We structured an agenda based on surveying park partners in California to find out what they wanted to learn.  Response to the survey centered on four ideas for shaping an agenda:

  • Understanding the need for partnership; why and how partners should work together
  • Getting started by scoping out responsibilities and structuring agreements
  • Working together day to day, communicating, team-building, and establishing trust
  • Building a culture of collaboration and shared vision for the long run

And so for the day-long session we shaped our workshop around these four areas.  The small size of the group meant that we could use our time for discussion, storytelling, and sharing successes and failures.  The experts in the room shared lessons and reflected on their experiences with public and private partners.   Continue reading

A Link to the Past

Each month, City Parks Alliance names one “Frontline Park” as a standout example of urban park excellence, innovation and stewardship from across the country. The program identifies city parks that find innovative ways to meet the unique challenges faced as a result of shrinking municipal budgets, land use pressures and urban neighborhood decay. In recognition of its innovative practices in community engagement and fundraising, Railroad Park has been named a Frontline Park.

“We’re proud when Railroad Park earns recognition because it shows that outside groups see what our frequent visitors see.  City Parks Alliance studies urban parks across the continent.  They track parks’ impact on surrounding communities, and they highlight green spaces that revitalize and contribute significantly to their cities,” said Jim Emison, President of the Railroad Park Foundation Board of Directors.  “That’s Railroad Park Foundation’s mission for Birmingham, and it’s wonderful to be recognized for those results.  Parks in New York and Toronto and Chicago and Los Angeles have received this distinction in the past, as has Birmingham’s own Red Mountain Park.  We’re proud to be in the company of such visionary park leadership that actively works to improve communities.”  Continue reading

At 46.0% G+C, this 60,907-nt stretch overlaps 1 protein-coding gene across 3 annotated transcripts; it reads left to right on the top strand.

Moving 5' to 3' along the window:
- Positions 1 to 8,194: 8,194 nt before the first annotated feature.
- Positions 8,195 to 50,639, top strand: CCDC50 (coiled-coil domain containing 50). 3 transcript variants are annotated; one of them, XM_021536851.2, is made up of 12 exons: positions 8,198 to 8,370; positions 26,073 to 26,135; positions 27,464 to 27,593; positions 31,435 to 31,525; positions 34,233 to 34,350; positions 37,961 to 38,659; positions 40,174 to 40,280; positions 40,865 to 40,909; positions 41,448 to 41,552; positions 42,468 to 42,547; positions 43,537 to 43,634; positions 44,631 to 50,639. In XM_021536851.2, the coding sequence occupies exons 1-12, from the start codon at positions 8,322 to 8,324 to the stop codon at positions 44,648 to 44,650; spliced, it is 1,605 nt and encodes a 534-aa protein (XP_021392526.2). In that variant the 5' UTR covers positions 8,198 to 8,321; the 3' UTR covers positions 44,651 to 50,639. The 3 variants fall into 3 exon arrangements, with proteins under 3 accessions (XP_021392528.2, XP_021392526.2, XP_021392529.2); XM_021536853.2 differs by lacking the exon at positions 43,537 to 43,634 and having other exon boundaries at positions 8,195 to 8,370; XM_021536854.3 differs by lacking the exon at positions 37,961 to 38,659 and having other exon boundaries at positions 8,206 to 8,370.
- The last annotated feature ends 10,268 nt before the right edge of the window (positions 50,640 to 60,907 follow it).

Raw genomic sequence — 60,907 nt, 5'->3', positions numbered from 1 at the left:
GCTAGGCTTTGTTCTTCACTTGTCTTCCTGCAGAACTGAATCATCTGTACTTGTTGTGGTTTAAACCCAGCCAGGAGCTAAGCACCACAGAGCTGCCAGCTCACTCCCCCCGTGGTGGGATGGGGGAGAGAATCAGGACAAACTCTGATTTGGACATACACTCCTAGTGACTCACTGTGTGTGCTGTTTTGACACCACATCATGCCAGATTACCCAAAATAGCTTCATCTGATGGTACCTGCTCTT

Klyde Warren Park: Picture Perfect P3

When it comes to a potential model for the future of city parks, Klyde Warren Park in Dallas, Texas may not stand out among others purely based on looks, but it represents a leap forward in thinking about funding and how to develop parks in car-oriented cities.

Photo Courtesy of Klyde Warren Park

Proposed as a deck above the Woodall Rodgers Freeway, the cap park required $110 million worth of funding to be split between the city of Dallas, the state of Texas, and the private sector. In the end, the city contributed $20 million in bond funds, the state contributed $20 million in highway funds, $16.7 million came from stimulus funding, and the private sector filled the gap when public funds fell short. More than $50 million was donated from private sources, and the Woodall Rodgers Park was renamed Klyde Warren, after the son of donor Kelcy Warren.  Unlike other public-private partnerships in the city, such as the zoo and the arboretum, Klyde Warren Park does not receive any operating subsidy, nor does it charge admission. Continue reading